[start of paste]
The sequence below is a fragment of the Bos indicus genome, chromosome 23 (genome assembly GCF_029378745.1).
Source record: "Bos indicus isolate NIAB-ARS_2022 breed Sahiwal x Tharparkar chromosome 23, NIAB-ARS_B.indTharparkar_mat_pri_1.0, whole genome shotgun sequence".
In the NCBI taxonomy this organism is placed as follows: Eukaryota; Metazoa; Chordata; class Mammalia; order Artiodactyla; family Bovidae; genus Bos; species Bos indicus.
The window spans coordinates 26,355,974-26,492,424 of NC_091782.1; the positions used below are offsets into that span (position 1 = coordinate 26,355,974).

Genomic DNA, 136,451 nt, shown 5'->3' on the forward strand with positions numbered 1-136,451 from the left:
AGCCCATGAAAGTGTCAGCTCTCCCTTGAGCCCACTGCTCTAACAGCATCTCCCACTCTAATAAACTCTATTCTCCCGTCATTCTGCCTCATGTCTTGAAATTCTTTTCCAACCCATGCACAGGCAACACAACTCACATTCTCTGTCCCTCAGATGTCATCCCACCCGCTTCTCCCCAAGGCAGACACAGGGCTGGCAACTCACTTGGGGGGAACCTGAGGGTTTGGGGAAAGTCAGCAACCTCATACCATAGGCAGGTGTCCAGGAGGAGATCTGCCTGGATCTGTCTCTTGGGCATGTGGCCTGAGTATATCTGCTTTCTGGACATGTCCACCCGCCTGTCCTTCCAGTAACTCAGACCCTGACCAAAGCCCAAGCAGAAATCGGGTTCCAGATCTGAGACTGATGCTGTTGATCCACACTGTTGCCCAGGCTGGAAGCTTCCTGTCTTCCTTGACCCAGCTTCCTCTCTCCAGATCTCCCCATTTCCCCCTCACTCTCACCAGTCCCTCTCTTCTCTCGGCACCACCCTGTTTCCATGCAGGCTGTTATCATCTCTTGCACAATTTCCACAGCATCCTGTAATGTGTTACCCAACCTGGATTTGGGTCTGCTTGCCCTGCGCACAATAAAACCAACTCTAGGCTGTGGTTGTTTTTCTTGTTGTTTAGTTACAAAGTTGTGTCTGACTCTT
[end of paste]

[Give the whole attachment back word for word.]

The sequence below is a fragment of the Bos indicus genome, chromosome 23 (genome assembly GCF_029378745.1).
Source record: "Bos indicus isolate NIAB-ARS_2022 breed Sahiwal x Tharparkar chromosome 23, NIAB-ARS_B.indTharparkar_mat_pri_1.0, whole genome shotgun sequence".
In the NCBI taxonomy this organism is placed as follows: Eukaryota; Metazoa; Chordata; class Mammalia; order Artiodactyla; family Bovidae; genus Bos; species Bos indicus.
The window spans coordinates 26,355,974-26,492,424 of NC_091782.1; the positions used below are offsets into that span (position 1 = coordinate 26,355,974).

Genomic DNA, 136,451 nt, shown 5'->3' on the forward strand with positions numbered 1-136,451 from the left:
AGCCCATGAAAGTGTCAGCTCTCCCTTGAGCCCACTGCTCTAACAGCATCTCCCACTCTAATAAACTCTATTCTCCCGTCATTCTGCCTCATGTCTTGAAATTCTTTTCCAACCCATGCACAGGCAACACAACTCACATTCTCTGTCCCTCAGATGTCATCCCACCCGCTTCTCCCCAAGGCAGACACAGGGCTGGCAACTCACTTGGGGGGAACCTGAGGGTTTGGGGAAAGTCAGCAACCTCATACCATAGGCAGGTGTCCAGGAGGAGATCTGCCTGGATCTGTCTCTTGGGCATGTGGCCTGAGTATATCTGCTTTCTGGACATGTCCACCCGCCTGTCCTTCCAGTAACTCAGACCCTGACCAAAGCCCAAGCAGAAATCGGGTTCCAGATCTGAGACTGATGCTGTTGATCCACACTGTTGCCCAGGCTGGAAGCTTCCTGTCTTCCTTGACCCAGCTTCCTCTCTCCAGATCTCCCCATTTCCCCCTCACTCTCACCAGTCCCTCTCTTCTCTCGGCACCACCCTGTTTCCATGCAGGCTGTTATCATCTCTTGCACAATTTCCACAGCATCCTGTAATGTGTTACCCAACCTGGATTTGGGTCTGCTTGCCCTGCGCACAATAAAACCAACTCTAGGCTGTGGTTGTTTTTCTTGTTGTTTAGTTACAAAGTTGTGTCTGACTCTT